SRpoliceSPRINGFIELD – To honor the men and women who keep our communities safe, Assistant Majority Leader Tony Munoz (D-Chicago) supported a proposal to make the week of May 15-21, 2022 Police Appreciation Week in Illinois that was adopted by the Senate.

“As a former Chicago police officer, I understand the oath that these men and women take when they put on the badge,” Munoz said. “It is an honor to support this resolution as police officers put their lives on the line daily, and law enforcement families need to know we have their backs.”

Senate Resolution 914 recognizes the dedication and sacrifice of local, state and federal police officers and their service to the state. Additionally, the families of the state’s law enforcement officers deserve to be duly recognized for their endless sacrifices, commitment to keeping our neighborhoods safe and ensuring the general welfare of society.

Senate Resolution 914 passed the Senate with bipartisan support.

Senator MunozSPRINGFIELD – Assistant Majority Leader Tony Munoz (D-Chicago) spearheaded a measure through the Senate that would require people to keep record of the sale of catalytic converters.

“Catalytic converter thefts have skyrocketed,” Munoz said. “Too often innocent people come to find parts missing from their car, leaving them without transportation and affecting their bottom line. We have to find a way to end these senseless crimes.”

House Bill 107 would add catalytic converters to the definition of recyclable metal, requiring record keeping on the purchase of catalytic converters. The license plate number of the vehicle, photographs or video of the seller, a verified name and address of the seller, and a signed declaration by the seller stating that the catalytic converter was not stolen would be required.

In addition, the measure would prohibit a recyclable metal dealer from purchasing a catalytic converter with a value over $100 with cash.

According to a recent ABC report, Illinois ranks third in the nation for catalytic converter thefts with over a 300% increase since 2019.

“This measure tightens the law that many find a way around,” Munoz said.

House Bill 107 passed the Senate and now heads to the governor’s desk.

Senator MunozSPRINGFIELD – In response to an event that stopped traffic on Eisenhower Expressway, Assistant Majority Leader Tony Munoz (D-Chicago) lead a measure through the Senate Tuesday that would prohibit a street sideshow on any street or highway that causes traffic to slow or stop.

“People should not be allowed to stop traffic for their own entertainment, especially on a busy, fast expressway,” Munoz said. “Situations like these put residents in unneeded danger. It’s important that we work with law enforcement officials to ensure they are able to protect people in any situation.”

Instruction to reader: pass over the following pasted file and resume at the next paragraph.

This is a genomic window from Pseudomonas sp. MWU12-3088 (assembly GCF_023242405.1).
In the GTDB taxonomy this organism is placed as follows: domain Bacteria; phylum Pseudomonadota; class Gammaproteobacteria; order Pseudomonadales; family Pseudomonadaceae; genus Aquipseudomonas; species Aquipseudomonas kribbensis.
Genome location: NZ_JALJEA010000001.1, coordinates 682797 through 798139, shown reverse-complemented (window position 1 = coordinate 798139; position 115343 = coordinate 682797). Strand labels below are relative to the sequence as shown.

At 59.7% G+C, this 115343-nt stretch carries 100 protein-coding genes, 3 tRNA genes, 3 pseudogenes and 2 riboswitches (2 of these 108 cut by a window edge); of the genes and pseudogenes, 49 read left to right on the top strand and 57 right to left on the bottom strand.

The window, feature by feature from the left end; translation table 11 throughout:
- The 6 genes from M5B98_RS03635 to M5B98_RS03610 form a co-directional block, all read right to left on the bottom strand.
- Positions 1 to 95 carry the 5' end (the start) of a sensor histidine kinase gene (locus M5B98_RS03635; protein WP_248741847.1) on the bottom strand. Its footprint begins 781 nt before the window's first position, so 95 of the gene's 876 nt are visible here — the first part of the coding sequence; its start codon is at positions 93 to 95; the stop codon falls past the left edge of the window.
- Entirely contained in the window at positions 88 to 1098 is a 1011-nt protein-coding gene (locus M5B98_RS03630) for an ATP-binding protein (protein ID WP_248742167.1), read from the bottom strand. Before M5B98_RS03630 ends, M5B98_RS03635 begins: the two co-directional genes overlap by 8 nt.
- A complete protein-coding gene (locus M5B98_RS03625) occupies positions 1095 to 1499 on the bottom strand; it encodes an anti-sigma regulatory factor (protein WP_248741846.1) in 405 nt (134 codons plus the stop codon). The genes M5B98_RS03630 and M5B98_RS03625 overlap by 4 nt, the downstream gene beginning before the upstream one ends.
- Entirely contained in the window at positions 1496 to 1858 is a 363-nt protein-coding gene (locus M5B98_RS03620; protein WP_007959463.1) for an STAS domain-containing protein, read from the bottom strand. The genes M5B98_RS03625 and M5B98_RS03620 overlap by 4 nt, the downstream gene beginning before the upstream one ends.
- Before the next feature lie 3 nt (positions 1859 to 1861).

According to a CBS report, Eisenhower Expressway was shut down in December 2021 with drivers blocking the on- and off-ramps and every lane while a group of people engaged in dangerous stunts, such as doing donuts with their cars and dancing on the expressway.

House Bill 5439 defines a street sideshow as any event in which one or more cars block or impede traffic to perform unauthorized motor vehicle stunts, motor vehicle speed contests, or motor vehicle exhibitions of speed. Munoz’ measure would prohibit a street sideshow on any street or highway in Illinois and a person may not knowingly cause the movement of traffic to slow or stop for the purpose of facilitating street racing or a street sideshow. Under current law, people cannot be arrested for blocking a street or highway.

The measure would penalize the impediment of traffic for a street sideshow or street racing in the same manner as the act of street racing. The first violation is considered a Class A misdemeanor punishable by a determinate sentence of less than one year and a minimum fine of $250. A second or subsequent violation is considered a Class 4 felony punishable by a sentence of one to three years and a minimum fine of $500.

“As a former Chicago police officer, I know law enforcement’s number one job is to protect people,” Munoz said. “Without this measure, drivers could be put in an unsafe situation and police officers can’t do anything to protect them.”

House Bill 5439 passed the Senate and now heads to the House for concurrence.

CHICAGO – Local businesses in the 1st Senate District were awarded more than $10 million in funding from the Back to Business program thanks to advocacy and support from Assistant Majority Leader Tony Munoz (D-Chicago).Open

“Small business owners have been hit hard by the COVID-19 pandemic,” Munoz said. “The Back to Business grant program has had a great impact on local businesses by allowing many to keep their doors open and keep customers coming in.”

The B2B grants are awarded by the Illinois Department of Commerce and Economic Opportunity using funds allocated to them by the American Rescue Plan through last year’s state budget.

So far – thanks to strong support from Senator Munoz – DCEO has provided $200 million in B2B grants to small businesses throughout the state with an emphasis on disproportionately impacted areas. With nearly $50 million left to go, more businesses will have the opportunity to get a share of the relief funds.

Grants will continue to be awarded on a rolling basis. Visit the DCEO website for more information on the B2B program or check the status of an existing application by logging into the portal.

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